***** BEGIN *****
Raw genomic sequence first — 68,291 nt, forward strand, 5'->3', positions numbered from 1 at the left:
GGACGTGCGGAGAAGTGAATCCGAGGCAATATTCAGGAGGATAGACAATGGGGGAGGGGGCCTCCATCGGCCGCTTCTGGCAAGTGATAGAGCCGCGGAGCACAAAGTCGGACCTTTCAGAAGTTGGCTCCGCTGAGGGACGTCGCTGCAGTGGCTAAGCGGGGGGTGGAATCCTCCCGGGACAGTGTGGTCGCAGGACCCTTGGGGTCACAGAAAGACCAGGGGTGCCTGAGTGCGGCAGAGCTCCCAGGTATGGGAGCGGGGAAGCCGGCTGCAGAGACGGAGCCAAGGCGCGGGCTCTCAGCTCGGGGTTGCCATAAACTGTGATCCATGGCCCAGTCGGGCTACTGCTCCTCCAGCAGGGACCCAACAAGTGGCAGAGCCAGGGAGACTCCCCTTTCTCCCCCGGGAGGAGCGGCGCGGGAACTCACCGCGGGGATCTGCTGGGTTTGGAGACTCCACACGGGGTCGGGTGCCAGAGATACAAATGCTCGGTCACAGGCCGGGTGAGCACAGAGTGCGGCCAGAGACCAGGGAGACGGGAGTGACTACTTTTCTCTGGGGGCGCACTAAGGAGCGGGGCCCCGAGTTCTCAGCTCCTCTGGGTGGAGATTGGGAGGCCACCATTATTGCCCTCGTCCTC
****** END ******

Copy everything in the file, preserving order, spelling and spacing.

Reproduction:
Raw genomic sequence first — 68,291 nt, forward strand, 5'->3', positions numbered from 1 at the left:
GGACGTGCGGAGAAGTGAATCCGAGGCAATATTCAGGAGGATAGACAATGGGGGAGGGGGCCTCCATCGGCCGCTTCTGGCAAGTGATAGAGCCGCGGAGCACAAAGTCGGACCTTTCAGAAGTTGGCTCCGCTGAGGGACGTCGCTGCAGTGGCTAAGCGGGGGGTGGAATCCTCCCGGGACAGTGTGGTCGCAGGACCCTTGGGGTCACAGAAAGACCAGGGGTGCCTGAGTGCGGCAGAGCTCCCAGGTATGGGAGCGGGGAAGCCGGCTGCAGAGACGGAGCCAAGGCGCGGGCTCTCAGCTCGGGGTTGCCATAAACTGTGATCCATGGCCCAGTCGGGCTACTGCTCCTCCAGCAGGGACCCAACAAGTGGCAGAGCCAGGGAGACTCCCCTTTCTCCCCCGGGAGGAGCGGCGCGGGAACTCACCGCGGGGATCTGCTGGGTTTGGAGACTCCACACGGGGTCGGGTGCCAGAGATACAAATGCTCGGTCACAGGCCGGGTGAGCACAGAGTGCGGCCAGAGACCAGGGAGACGGGAGTGACTACTTTTCTCTGGGGGCGCACTAAGGAGCGGGGCCCCGAGTTCTCAGCTCCTCTGGGTGGAGATTGGGAGGCCACCATTATTGCCCTCGTCCTC